DE BLASIO’S NYC: City's 'Hotel Homeless' Population SOARS as Officials Struggle to Open More Shelters

Originally published at: DE BLASIO’S NYC: City’s ‘Hotel Homeless’ Population SOARS as Officials Struggle to Open More Shelters | Sean Hannity

New York City’s homeless population “soared” in recent weeks; hitting the highest level in years with more and more people showing-up at the Big Apple’s “hotel shelters.”

“The number of homeless New Yorkers living in hotel shelters surged over the last two years, despite Mayor Bill de Blasio’s 2017 declaration the costly operations would be closed down by 2023, city figures show,” reports the New York Post.

“There are 5,473 households living in hotels across the city in August 2019 — two-thirds of which have children. That’s a dramatic 36% increase from the 4,012 households in August 2017, and roughly flat with August 2018’s 5,445 households,” adds the Post.

“The sooner we open more high-quality borough-based shelters, the sooner we can phase out these stop-gap measure once and for all,” said Department of Homeless Services’ spokesman Isaac McGinn.

New statistics show the number of arrests in New York City are down a stunning 27% from the same period last year, with police officers saying city officials no longer “have their backs” under the current administration.

The downturn comes days after what members of law enforcement describe as the ‘Pantaleo Effect.’ Officer Daniel Pantaleo was fired from the NYPD over his role in the death of Eric Garner on Staten Island earlier this month.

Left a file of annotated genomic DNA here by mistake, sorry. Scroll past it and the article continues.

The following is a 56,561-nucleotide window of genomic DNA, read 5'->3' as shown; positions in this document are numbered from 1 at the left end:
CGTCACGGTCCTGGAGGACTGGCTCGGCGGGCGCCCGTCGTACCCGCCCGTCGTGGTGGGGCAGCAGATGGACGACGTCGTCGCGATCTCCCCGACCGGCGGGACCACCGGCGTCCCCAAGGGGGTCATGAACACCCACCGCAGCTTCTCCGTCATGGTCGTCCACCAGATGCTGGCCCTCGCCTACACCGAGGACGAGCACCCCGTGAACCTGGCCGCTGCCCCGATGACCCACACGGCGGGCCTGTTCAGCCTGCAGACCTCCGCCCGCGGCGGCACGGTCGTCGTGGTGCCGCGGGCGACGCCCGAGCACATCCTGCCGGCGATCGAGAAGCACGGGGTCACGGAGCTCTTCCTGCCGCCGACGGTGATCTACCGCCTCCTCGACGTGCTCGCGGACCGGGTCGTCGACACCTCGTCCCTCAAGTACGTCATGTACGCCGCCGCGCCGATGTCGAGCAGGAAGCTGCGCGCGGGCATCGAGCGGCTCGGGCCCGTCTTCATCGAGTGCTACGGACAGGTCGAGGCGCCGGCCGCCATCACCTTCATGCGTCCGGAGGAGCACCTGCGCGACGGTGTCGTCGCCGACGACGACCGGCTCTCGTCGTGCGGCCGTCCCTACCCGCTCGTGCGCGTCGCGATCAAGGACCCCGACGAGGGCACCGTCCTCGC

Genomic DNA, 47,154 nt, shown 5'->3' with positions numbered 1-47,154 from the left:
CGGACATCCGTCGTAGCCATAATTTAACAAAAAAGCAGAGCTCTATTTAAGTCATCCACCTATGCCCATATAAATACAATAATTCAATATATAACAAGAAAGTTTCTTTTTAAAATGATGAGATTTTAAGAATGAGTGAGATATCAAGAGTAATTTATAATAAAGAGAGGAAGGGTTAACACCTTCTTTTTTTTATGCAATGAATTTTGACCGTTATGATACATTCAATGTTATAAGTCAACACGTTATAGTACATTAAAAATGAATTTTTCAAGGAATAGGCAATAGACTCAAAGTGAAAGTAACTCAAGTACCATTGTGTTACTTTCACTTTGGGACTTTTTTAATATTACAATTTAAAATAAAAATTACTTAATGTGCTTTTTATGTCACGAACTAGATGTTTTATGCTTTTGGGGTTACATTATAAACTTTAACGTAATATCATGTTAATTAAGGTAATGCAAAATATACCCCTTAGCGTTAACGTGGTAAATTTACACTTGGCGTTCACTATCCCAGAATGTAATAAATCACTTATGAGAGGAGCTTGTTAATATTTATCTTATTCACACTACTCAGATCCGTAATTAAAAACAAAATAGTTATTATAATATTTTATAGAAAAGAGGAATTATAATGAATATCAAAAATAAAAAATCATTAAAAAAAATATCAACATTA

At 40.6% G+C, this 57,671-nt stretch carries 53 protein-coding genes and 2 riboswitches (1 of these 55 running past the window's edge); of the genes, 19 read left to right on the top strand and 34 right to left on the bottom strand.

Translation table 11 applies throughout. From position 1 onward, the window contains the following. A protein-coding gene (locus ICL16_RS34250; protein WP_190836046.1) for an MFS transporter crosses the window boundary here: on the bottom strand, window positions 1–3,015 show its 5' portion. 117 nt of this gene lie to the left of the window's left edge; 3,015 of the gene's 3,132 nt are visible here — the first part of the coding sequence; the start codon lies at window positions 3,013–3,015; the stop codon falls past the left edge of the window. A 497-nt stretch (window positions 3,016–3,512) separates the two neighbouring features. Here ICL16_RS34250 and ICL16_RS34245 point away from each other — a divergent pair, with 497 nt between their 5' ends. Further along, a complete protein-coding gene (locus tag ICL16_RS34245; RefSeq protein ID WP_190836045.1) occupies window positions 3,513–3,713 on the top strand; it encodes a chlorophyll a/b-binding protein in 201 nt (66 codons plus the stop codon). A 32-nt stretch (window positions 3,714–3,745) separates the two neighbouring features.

Police Benevolent Association chief Patrick Lynch responded by angrily telling his members to ‘proceed with the utmost caution’ when answering calls — and new statistics obtained by The Post on Monday suggest officers are heeding his warning,” reports the NY Post.

“Arrests dropped 27% between Aug. 19 — the day Pantaleo was fired — and Aug. 25 compared to the same period in 2018, with police making 3,508 busts compared to 4,827,” adds the Post.

“Who wants to be the last cop standing?” a Manhattan cop said. “If someone’s in trouble and needs help or if a cop’s in trouble, obviously, you do what you have to do as a police officer. But if it’s discretionary, why put yourself in harm’s way?’’

Read the full report at the NY Post.